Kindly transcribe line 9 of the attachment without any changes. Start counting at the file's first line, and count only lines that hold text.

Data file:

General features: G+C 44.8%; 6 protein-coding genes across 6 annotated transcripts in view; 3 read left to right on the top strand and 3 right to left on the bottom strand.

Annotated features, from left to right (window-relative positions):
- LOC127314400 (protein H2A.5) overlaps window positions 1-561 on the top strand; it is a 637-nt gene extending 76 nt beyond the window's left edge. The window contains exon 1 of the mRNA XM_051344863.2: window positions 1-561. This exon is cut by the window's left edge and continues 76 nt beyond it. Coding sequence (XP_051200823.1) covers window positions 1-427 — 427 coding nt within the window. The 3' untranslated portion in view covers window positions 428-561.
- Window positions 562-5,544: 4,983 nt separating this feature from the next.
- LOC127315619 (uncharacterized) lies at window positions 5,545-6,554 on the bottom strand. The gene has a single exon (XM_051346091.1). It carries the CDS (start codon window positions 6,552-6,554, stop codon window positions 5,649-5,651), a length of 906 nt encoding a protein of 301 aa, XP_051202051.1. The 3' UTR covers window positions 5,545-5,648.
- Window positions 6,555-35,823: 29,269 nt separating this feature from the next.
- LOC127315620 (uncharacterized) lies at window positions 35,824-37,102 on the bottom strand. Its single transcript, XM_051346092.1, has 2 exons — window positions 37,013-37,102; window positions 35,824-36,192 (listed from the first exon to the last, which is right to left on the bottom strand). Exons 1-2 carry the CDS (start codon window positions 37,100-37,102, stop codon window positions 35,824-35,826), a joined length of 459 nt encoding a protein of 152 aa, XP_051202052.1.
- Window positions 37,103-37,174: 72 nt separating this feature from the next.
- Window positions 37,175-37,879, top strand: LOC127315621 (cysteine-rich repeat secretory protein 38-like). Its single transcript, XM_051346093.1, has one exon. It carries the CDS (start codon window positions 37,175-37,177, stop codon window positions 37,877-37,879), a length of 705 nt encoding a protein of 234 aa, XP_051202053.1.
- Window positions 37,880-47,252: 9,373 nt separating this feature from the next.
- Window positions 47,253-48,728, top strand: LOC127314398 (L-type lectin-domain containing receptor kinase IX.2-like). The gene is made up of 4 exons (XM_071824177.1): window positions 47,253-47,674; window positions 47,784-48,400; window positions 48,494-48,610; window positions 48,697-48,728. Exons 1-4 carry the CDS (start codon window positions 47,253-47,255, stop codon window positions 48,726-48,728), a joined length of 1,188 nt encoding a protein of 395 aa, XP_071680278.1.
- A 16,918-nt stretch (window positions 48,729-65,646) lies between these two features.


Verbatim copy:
- Window positions 37,175-37,879, top strand: LOC127315621 (cysteine-rich repeat secretory protein 38-like). Its single transcript, XM_051346093.1, has one exon. It carries the CDS (start codon window positions 37,175-37,177, stop codon window positions 37,877-37,879), a length of 705 nt encoding a protein of 234 aa, XP_051202053.1.